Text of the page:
On The Money Grain Commentary 8-2-18

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Corn Outlook:

Optimism is creeping into the grains that differences between our trading partners, primarily the EU and Mexico, may be settled soon. Meanwhile, China has stated that they do not want a trade war but resuming negotiations has been a hot and cold affair. In other developments, the crop rating for corn has stood at 72 percent in good-to-excellent condition for the third consecutive week. While this is supportive of a record yield, there are concerns of ear weight and filling in some areas. The August 10th Crop Report may shed light on this. Meanwhile, it was another good week for exports with inspections at 65.2 MB. Looking at the funds, they added 55 MB to their shorts last week increasing them to 725 MB.

Bean Outlook:

The question surrounding China is will they come back for U.S. soybeans.? As mentioned before, they generally source South America for their needs until late summer. However, with a record crop in Brazil, they might be able to stretch that a bit further. Be aware that they cannot feed their livestock industry from South America and alternative proteins alone. China’s worst nightmare would be if Brazil produces a subpar crop this winter. My thoughts are they will make some concessions with the Trump Administration to avoid having their back against the wall in the event of that happening. Meanwhile, U.S. shipments are finding their way to other homes. In other developments, the crop rating for soybeans remained at 70 percent in good-to-excellent condition for the second straight week. Export inspections were 27.2 MB and are running neck to neck in reaching USDA’s projection of 2.085 BB. The funds turned a bit more bearish as they added 30 MB to their shorts last week increasing them to 450 MB.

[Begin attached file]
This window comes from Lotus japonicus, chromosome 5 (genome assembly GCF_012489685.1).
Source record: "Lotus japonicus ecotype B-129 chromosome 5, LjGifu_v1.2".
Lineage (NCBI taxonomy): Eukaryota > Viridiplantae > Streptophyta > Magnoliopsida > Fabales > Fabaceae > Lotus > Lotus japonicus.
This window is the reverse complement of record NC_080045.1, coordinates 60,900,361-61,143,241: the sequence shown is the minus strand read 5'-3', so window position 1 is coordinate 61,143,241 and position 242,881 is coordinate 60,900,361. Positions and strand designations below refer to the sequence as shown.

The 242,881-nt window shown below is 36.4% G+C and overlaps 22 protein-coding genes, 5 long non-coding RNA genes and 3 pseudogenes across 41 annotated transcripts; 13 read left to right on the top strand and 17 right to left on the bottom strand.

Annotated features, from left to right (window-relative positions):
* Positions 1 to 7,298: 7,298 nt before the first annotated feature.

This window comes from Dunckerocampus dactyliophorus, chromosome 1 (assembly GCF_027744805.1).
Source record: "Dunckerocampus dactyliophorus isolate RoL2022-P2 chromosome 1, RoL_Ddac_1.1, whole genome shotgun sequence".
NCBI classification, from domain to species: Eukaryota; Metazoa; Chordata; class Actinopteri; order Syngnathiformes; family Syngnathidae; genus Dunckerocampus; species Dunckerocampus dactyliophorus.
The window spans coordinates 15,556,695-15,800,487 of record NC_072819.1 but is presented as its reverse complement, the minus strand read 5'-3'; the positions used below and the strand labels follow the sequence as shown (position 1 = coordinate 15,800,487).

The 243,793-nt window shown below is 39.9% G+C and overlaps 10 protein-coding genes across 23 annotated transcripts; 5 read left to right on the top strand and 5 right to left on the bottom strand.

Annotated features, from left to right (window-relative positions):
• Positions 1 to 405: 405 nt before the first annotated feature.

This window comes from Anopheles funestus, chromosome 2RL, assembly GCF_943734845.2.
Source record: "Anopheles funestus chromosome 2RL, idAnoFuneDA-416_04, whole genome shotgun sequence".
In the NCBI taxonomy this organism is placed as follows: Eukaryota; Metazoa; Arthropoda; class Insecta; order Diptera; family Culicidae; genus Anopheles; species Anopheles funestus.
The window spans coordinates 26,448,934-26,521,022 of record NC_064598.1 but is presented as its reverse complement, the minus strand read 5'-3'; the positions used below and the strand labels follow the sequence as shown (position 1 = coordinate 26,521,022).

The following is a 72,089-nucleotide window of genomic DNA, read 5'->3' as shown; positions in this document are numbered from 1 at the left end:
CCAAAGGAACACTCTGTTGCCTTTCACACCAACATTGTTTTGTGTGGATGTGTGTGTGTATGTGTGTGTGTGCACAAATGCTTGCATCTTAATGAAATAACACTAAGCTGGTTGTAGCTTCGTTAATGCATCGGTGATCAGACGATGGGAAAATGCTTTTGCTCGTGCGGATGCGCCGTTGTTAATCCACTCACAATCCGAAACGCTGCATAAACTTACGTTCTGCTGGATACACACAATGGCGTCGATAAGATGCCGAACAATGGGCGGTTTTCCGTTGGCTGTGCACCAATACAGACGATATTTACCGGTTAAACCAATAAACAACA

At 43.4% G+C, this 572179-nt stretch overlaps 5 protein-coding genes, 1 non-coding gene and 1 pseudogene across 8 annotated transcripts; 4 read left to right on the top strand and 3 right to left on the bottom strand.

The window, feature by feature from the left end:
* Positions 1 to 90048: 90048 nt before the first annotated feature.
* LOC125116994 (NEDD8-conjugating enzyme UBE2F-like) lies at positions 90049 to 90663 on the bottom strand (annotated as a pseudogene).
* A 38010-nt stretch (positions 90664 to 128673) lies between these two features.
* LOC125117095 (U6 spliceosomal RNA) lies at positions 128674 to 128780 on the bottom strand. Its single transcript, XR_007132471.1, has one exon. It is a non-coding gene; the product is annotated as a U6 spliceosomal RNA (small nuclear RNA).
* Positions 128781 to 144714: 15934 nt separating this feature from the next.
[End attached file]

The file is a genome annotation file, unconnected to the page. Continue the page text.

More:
Wheat Outlook:

Wheat has been on a rampage higher the past few weeks supported by declining production prospects in Canada, Europe, Australia, and the Black Sea Region. Eventually, this will swing export business to the U.S., but it is slow in coming. Inspections last week were a modest 13 MB. Winter wheat harvest is winding down at 85 percent complete, but spring wheat cutting has just begun at 4 percent done. The rise in futures has caused funds to cover shorts as they reduced their short position 45 MB last week to 145 MB.

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